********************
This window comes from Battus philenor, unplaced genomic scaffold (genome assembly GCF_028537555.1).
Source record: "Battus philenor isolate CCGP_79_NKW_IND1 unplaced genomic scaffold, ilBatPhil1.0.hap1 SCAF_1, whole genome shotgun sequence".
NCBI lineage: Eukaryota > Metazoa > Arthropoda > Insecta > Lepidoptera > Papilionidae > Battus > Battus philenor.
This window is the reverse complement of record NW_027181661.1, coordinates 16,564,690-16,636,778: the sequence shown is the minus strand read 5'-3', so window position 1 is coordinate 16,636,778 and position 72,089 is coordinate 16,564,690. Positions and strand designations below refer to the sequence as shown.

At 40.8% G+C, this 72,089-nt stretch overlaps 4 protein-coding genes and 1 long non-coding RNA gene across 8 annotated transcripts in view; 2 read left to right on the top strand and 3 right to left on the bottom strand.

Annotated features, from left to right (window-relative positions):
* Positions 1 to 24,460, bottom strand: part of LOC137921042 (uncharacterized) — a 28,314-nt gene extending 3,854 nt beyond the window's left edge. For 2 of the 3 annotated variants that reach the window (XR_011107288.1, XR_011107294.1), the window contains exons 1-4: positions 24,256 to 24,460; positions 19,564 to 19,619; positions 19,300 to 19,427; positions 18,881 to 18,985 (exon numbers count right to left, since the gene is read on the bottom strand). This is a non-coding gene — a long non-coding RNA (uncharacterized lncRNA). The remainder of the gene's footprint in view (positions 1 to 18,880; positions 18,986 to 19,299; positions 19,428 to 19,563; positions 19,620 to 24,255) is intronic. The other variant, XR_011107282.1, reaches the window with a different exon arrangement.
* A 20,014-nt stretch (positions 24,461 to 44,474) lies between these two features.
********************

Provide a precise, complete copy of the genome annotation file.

This window comes from Battus philenor, unplaced genomic scaffold (genome assembly GCF_028537555.1).
Source record: "Battus philenor isolate CCGP_79_NKW_IND1 unplaced genomic scaffold, ilBatPhil1.0.hap1 SCAF_1, whole genome shotgun sequence".
NCBI lineage: Eukaryota > Metazoa > Arthropoda > Insecta > Lepidoptera > Papilionidae > Battus > Battus philenor.
This window is the reverse complement of record NW_027181661.1, coordinates 16,564,690-16,636,778: the sequence shown is the minus strand read 5'-3', so window position 1 is coordinate 16,636,778 and position 72,089 is coordinate 16,564,690. Positions and strand designations below refer to the sequence as shown.

At 40.8% G+C, this 72,089-nt stretch overlaps 4 protein-coding genes and 1 long non-coding RNA gene across 8 annotated transcripts in view; 2 read left to right on the top strand and 3 right to left on the bottom strand.

Annotated features, from left to right (window-relative positions):
* Positions 1 to 24,460, bottom strand: part of LOC137921042 (uncharacterized) — a 28,314-nt gene extending 3,854 nt beyond the window's left edge. For 2 of the 3 annotated variants that reach the window (XR_011107288.1, XR_011107294.1), the window contains exons 1-4: positions 24,256 to 24,460; positions 19,564 to 19,619; positions 19,300 to 19,427; positions 18,881 to 18,985 (exon numbers count right to left, since the gene is read on the bottom strand). This is a non-coding gene — a long non-coding RNA (uncharacterized lncRNA). The remainder of the gene's footprint in view (positions 1 to 18,880; positions 18,986 to 19,299; positions 19,428 to 19,563; positions 19,620 to 24,255) is intronic. The other variant, XR_011107282.1, reaches the window with a different exon arrangement.
* A 20,014-nt stretch (positions 24,461 to 44,474) lies between these two features.